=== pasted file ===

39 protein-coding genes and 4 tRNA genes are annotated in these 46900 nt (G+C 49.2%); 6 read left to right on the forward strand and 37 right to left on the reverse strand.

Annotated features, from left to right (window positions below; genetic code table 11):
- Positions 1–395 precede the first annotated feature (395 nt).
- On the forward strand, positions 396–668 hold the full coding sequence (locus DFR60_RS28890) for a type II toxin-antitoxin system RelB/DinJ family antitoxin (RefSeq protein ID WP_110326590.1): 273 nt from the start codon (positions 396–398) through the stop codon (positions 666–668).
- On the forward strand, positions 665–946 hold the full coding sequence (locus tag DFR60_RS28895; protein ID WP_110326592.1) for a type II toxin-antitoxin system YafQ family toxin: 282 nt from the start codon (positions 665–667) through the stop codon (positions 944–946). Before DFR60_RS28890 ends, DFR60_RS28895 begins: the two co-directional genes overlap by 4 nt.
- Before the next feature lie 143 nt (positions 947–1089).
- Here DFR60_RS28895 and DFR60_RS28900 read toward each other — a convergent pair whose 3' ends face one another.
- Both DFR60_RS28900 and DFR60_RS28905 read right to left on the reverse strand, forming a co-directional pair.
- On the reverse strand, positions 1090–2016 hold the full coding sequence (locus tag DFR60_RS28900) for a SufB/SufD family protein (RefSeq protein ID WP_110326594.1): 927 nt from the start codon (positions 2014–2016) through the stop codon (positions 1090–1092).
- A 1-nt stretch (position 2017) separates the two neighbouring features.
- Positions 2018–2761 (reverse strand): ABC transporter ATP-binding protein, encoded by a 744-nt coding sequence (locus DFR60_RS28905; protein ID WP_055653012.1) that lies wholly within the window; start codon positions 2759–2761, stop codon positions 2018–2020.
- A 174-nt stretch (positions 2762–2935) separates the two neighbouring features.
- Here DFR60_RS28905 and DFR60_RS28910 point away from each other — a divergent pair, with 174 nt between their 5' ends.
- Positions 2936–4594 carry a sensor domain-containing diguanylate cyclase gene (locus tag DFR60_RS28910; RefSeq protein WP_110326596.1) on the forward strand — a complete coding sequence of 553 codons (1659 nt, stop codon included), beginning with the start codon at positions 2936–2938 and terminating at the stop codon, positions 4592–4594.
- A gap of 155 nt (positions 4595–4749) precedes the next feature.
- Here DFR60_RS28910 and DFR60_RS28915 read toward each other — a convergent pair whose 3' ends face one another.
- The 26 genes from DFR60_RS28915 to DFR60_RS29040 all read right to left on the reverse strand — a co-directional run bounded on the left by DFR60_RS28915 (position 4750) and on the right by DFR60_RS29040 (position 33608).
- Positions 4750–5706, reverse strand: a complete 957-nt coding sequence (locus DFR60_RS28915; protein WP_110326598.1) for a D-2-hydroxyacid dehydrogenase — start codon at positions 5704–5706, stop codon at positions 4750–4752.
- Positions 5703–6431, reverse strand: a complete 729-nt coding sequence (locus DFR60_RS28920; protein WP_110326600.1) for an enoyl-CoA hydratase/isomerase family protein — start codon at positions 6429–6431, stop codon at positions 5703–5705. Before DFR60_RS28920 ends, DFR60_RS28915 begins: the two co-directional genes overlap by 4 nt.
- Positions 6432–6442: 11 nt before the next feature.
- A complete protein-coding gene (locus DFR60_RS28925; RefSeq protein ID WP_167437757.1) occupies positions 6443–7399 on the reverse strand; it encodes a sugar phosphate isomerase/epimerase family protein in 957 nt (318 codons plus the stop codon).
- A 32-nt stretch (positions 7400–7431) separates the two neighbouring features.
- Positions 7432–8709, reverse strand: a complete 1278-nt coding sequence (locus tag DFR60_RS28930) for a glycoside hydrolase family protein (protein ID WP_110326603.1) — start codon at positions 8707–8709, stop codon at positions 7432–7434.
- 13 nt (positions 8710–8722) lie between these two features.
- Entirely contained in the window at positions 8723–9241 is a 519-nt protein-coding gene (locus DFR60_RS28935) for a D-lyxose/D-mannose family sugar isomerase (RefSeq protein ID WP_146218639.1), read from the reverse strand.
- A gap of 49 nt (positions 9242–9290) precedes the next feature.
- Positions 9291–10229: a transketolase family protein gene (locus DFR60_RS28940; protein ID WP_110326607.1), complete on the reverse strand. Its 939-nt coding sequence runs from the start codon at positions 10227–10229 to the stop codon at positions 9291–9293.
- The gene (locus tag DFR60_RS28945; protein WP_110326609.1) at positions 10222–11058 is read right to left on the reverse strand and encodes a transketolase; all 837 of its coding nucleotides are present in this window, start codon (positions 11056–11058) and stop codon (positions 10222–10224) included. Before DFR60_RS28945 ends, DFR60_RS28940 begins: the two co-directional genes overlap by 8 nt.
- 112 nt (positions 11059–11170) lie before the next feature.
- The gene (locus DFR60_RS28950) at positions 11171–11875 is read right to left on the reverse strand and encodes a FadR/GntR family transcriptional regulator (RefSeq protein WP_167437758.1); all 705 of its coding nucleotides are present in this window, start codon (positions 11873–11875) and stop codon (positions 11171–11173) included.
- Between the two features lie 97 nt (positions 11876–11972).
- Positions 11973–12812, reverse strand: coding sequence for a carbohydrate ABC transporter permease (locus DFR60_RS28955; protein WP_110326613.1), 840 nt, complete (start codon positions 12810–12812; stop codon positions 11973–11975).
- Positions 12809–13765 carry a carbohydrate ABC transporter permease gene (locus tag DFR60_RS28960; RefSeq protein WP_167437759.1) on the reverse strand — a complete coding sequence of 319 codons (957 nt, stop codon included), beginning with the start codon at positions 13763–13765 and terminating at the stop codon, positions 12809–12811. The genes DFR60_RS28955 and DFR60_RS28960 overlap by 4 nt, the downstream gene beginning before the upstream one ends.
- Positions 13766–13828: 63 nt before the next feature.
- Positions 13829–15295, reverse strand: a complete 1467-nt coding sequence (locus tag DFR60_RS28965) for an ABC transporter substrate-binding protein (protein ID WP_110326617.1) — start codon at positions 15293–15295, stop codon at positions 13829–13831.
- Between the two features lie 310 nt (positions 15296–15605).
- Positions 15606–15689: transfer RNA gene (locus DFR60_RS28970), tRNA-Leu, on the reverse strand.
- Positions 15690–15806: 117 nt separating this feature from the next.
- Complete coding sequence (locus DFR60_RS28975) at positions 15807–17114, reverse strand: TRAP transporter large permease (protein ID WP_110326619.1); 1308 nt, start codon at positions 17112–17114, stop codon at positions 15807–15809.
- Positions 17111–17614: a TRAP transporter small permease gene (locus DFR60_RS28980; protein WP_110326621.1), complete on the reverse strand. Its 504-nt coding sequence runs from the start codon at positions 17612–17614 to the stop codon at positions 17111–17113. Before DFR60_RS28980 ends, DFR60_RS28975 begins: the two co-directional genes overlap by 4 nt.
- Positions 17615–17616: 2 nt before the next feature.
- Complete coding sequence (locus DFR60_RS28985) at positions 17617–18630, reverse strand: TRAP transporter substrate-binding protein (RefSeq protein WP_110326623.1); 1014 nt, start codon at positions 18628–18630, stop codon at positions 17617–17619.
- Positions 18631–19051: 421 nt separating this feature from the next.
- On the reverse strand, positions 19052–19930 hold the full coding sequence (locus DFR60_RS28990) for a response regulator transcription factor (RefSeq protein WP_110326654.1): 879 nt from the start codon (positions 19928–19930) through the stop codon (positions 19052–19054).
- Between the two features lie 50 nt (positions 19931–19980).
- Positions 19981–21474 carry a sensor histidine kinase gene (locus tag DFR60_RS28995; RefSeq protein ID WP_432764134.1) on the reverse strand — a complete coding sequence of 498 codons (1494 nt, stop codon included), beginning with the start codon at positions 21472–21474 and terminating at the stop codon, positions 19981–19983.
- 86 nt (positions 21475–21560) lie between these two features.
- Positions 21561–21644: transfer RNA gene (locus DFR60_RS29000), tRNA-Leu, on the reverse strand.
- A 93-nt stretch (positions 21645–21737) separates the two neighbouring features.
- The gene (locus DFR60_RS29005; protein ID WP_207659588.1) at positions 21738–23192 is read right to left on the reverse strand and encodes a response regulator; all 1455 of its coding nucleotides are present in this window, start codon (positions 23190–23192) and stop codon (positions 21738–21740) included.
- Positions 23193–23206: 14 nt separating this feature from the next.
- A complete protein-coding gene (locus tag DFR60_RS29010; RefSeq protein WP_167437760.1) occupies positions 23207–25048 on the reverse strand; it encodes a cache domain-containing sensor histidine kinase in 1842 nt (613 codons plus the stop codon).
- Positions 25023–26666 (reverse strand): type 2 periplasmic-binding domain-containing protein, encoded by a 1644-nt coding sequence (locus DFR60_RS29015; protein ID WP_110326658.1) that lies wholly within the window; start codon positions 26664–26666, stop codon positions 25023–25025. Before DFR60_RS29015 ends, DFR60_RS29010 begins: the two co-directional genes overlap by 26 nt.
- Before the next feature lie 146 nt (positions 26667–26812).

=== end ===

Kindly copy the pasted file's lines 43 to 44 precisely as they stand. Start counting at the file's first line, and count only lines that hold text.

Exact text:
- Positions 18631–19051: 421 nt separating this feature from the next.
- On the reverse strand, positions 19052–19930 hold the full coding sequence (locus DFR60_RS28990) for a response regulator transcription factor (RefSeq protein WP_110326654.1): 879 nt from the start codon (positions 19928–19930) through the stop codon (positions 19052–19054).